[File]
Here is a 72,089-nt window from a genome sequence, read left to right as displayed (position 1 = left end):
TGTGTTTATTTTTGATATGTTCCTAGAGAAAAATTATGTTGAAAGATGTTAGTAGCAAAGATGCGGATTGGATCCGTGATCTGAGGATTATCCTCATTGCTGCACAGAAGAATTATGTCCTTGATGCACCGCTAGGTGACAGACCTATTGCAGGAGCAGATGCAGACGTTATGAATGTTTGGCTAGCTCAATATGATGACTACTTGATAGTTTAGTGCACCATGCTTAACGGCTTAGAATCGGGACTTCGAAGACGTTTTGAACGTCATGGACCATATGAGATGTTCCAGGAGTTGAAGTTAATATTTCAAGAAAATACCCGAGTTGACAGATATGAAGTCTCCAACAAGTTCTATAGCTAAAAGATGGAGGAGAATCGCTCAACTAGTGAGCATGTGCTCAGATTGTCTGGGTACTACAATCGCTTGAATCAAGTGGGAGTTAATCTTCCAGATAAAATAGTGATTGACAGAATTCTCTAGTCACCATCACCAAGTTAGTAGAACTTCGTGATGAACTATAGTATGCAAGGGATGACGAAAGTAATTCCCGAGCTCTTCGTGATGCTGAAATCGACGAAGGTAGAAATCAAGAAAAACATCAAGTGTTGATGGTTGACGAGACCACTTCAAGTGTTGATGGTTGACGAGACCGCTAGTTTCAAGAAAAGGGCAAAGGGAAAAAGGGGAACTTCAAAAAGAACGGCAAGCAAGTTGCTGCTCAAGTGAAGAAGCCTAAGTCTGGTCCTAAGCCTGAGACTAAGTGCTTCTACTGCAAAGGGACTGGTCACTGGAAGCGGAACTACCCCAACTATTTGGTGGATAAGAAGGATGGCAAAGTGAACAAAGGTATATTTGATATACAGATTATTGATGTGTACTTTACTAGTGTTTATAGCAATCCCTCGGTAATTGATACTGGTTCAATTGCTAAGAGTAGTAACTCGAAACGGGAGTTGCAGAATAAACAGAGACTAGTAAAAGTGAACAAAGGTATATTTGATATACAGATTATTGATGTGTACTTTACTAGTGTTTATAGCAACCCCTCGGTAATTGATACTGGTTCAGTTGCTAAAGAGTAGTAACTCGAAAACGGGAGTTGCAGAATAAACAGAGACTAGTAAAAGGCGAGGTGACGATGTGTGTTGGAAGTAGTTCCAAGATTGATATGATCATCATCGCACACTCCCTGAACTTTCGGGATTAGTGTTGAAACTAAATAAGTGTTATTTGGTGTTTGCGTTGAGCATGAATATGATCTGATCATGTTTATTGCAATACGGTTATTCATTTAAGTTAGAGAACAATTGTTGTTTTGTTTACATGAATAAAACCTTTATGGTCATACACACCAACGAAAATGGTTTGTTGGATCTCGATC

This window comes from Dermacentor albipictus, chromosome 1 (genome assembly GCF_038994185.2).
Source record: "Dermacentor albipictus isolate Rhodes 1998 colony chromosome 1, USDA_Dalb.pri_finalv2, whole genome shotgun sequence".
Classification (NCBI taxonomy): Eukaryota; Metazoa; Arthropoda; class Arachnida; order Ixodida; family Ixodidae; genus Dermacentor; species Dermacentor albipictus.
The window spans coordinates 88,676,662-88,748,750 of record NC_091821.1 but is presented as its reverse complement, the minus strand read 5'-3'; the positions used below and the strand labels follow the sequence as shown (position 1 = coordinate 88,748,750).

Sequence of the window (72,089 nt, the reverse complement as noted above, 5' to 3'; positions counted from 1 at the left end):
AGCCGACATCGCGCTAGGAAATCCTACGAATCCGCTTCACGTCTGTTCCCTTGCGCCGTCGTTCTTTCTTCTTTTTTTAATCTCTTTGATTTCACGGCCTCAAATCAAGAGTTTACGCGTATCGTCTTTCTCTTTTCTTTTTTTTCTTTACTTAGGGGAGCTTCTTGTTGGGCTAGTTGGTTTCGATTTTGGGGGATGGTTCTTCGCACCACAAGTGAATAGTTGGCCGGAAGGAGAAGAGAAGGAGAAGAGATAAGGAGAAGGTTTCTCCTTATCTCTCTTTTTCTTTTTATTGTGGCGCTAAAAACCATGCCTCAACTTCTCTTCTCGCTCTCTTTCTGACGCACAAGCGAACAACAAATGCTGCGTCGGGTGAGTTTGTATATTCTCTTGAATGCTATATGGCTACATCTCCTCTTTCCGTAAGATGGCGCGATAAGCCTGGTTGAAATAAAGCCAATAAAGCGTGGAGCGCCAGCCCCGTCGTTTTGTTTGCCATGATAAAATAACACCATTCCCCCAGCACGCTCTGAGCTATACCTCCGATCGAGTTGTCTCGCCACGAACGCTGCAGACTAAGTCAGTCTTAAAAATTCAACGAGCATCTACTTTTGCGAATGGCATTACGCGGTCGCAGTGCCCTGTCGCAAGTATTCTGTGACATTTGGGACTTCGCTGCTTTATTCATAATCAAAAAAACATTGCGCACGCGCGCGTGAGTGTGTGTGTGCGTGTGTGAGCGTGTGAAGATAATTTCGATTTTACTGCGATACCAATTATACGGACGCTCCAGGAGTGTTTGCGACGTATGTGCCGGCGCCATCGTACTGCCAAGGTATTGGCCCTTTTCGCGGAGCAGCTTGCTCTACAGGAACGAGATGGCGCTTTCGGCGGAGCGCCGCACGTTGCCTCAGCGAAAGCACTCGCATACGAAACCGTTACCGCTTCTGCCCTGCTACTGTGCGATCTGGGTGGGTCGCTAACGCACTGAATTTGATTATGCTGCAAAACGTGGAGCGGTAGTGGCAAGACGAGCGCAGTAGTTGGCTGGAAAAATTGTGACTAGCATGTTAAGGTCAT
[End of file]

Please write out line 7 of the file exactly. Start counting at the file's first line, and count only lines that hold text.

Sequence of the window (72,089 nt, the reverse complement as noted above, 5' to 3'; positions counted from 1 at the left end):